This is a feature that keeps track of lane usage, steering input from electric power steering systems and other factors to determine a driver's inattention or drowsiness. Some use a camera to "watch" the driver's face and eyes and even monitor things like skin capacitance, heart rate, muscle activity and brain activity. If a driver seems to be nodding off, he or she may get a suggestion that they get off the road for a bit, and the system can even use GPS for tips on places down the road for a quick break.

Honda display of rearview camera

Honda multi-angle rearview camera | Honda

10. Rear cross-traffic alerts

Rearview backup cameras are becoming more and more common on new vehicles, and rear cross-traffic alerts give a driver an added measure of safety when backing up. A rear cross-traffic alert uses sensors that fan out a field to the right and left and detect any cars that may be coming, but aren't in your vision.

11. Automatic high-beam dimmer

This is a feature that's been around since the early 60s (although it hardly ever worked right back then). It uses photosensors to determine how dark the highway ahead is, automatically clicks your high beams on when there's no oncoming traffic and then dims the lights again when a car is headed toward you.

12. Airbag

Yes, airbags have been standard equipment since the early 90s, but now there are side-curtain airbags that drop down from the ceiling, knee airbags, under-seat airbags, seatbelt airbags and even center-seat airbags to prevent passengers from knocking into each other.

driver sharply turning a steering wheel

Safety systems can be useful in both accident avoidance and in assisting if an accident occurs | Getty

13. Automatic crash notification

If you've been in a collision and your airbags deployed, it can be a traumatic experience — even if nobody's injured — that leaves you rattled and unable to find your phone. No need to call 911, though — automatic crash notification will do that for you as soon as your airbags deploy, and it can literally be a lifesaver. These systems, like GM's OnStar and Hyundai's BlueLink, can also automatically lock or unlock your car, or help you locate it if it's stolen.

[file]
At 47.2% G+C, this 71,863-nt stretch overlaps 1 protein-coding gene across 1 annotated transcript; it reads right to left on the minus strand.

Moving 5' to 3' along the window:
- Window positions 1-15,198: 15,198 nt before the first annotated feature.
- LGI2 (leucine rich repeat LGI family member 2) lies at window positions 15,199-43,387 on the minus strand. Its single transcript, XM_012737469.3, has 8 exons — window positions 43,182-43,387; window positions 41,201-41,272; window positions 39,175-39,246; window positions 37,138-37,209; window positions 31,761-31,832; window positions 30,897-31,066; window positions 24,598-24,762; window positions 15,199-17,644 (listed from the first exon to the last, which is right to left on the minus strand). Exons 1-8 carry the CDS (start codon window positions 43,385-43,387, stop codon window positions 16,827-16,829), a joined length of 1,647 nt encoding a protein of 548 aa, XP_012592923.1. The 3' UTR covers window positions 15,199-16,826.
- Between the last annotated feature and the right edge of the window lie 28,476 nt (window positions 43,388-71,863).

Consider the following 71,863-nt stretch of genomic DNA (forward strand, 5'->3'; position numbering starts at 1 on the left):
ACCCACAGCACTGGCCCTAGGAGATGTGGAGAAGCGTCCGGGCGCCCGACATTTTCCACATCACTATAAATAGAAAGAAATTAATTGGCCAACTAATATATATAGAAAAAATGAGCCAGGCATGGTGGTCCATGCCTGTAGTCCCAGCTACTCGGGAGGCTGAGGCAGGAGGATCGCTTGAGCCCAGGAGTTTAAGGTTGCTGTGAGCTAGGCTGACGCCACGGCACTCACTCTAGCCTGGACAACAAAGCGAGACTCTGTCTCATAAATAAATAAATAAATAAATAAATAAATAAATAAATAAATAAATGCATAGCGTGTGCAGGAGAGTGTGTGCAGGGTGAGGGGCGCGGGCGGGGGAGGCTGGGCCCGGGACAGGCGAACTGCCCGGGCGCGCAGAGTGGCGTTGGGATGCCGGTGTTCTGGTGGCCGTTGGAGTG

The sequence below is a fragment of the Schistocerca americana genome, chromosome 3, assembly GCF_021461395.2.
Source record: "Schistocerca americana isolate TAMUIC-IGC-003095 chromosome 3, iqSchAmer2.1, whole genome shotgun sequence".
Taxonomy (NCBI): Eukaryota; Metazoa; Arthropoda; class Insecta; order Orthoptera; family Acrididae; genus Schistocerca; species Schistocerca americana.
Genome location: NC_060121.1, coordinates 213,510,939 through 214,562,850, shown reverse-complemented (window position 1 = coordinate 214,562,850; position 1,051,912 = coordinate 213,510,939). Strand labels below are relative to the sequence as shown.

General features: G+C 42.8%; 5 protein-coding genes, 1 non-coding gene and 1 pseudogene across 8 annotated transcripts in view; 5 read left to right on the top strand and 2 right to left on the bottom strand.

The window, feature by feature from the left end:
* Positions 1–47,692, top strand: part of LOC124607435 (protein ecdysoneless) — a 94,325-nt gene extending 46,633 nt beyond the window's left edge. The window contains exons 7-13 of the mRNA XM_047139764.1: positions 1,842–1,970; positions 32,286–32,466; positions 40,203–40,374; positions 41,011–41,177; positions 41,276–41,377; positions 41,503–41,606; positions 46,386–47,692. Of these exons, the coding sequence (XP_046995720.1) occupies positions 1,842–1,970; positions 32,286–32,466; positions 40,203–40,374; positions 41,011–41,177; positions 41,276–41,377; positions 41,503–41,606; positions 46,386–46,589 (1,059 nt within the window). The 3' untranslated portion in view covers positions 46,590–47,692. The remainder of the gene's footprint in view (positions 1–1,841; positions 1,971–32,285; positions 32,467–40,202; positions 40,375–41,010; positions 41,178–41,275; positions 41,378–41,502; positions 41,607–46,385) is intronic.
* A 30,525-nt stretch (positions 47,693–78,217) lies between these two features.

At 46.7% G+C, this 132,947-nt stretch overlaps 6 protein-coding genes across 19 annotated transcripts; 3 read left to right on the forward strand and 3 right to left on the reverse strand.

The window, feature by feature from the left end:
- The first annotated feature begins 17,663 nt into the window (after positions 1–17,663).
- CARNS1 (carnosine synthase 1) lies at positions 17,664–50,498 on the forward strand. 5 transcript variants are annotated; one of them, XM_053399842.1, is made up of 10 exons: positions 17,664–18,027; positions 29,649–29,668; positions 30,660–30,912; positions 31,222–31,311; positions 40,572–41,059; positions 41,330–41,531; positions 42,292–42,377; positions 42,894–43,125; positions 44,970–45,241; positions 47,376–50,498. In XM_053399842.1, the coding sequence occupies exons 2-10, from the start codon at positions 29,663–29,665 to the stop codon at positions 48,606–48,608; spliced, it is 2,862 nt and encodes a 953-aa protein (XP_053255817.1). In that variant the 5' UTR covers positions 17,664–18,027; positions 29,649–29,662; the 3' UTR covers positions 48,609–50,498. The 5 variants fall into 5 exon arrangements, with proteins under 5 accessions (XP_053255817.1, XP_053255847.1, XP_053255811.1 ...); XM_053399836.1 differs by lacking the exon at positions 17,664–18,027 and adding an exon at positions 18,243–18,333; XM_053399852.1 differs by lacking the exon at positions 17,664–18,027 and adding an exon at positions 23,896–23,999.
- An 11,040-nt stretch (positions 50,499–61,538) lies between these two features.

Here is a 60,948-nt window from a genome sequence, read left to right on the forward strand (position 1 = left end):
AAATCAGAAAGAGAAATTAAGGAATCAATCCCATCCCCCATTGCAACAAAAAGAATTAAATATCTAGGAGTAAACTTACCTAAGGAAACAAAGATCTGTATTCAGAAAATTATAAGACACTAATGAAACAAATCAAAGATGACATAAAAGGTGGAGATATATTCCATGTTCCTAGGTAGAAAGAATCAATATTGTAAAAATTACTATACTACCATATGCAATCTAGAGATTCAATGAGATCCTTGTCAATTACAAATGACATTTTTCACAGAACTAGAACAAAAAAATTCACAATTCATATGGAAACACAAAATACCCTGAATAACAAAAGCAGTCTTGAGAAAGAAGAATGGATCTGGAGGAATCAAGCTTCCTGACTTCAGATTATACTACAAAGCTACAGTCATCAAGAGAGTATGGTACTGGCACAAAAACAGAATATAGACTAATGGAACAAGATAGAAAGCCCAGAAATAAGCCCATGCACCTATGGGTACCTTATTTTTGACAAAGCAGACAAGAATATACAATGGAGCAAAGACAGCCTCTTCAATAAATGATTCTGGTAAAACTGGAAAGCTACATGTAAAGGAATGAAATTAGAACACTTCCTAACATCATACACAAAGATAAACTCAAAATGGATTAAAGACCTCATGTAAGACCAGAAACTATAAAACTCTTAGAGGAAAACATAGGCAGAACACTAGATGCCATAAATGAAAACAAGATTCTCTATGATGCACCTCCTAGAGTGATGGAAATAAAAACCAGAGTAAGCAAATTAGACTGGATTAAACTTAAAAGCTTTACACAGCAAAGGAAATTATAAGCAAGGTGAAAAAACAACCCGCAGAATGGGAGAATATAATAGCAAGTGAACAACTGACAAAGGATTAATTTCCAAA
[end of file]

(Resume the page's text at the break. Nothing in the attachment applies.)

Advantages and Disadvantages

Most of these these driver safety features are still emerging technology, meaning that different systems from different automakers might vary a lot in performance and effectiveness. They also make servicing a lot more complex, especially if a vehicle has to go to the body shop — there are sensors and other parts to replace and then program and calibrate. Body shops report that in some instances, a technician might need as much as 500 square feet of empty space around a vehicle to reset and calibrate the new sensors properly. Even something like windshield replacement can get complicated - and in some instances, a dealership might be the only place that can take on this type of work.

Some have also voiced concerns about packages of safety features actually making driving less safe, as drivers tend to get too complacent and actually turn over control to the vehicle itself. It can lead to more distracted drivers (as if that wasn't a big enough problem already) and drivers taking chances they might not otherwise take. It's safe to say, even with a full suite of safety features, you still need to stay alert and keep your eyes on the road.

One thing's for sure, though—advanced safety features, like every other new technology, will get less expensive and will perform better with each successive generation. There's another thing that's evident as this technology matures: these are all features that will be key to the transition to autonomous self-driving cars in the future.

How do you feel about all these modern safety features? Do they improve your driving?

Last updated August 17, 2020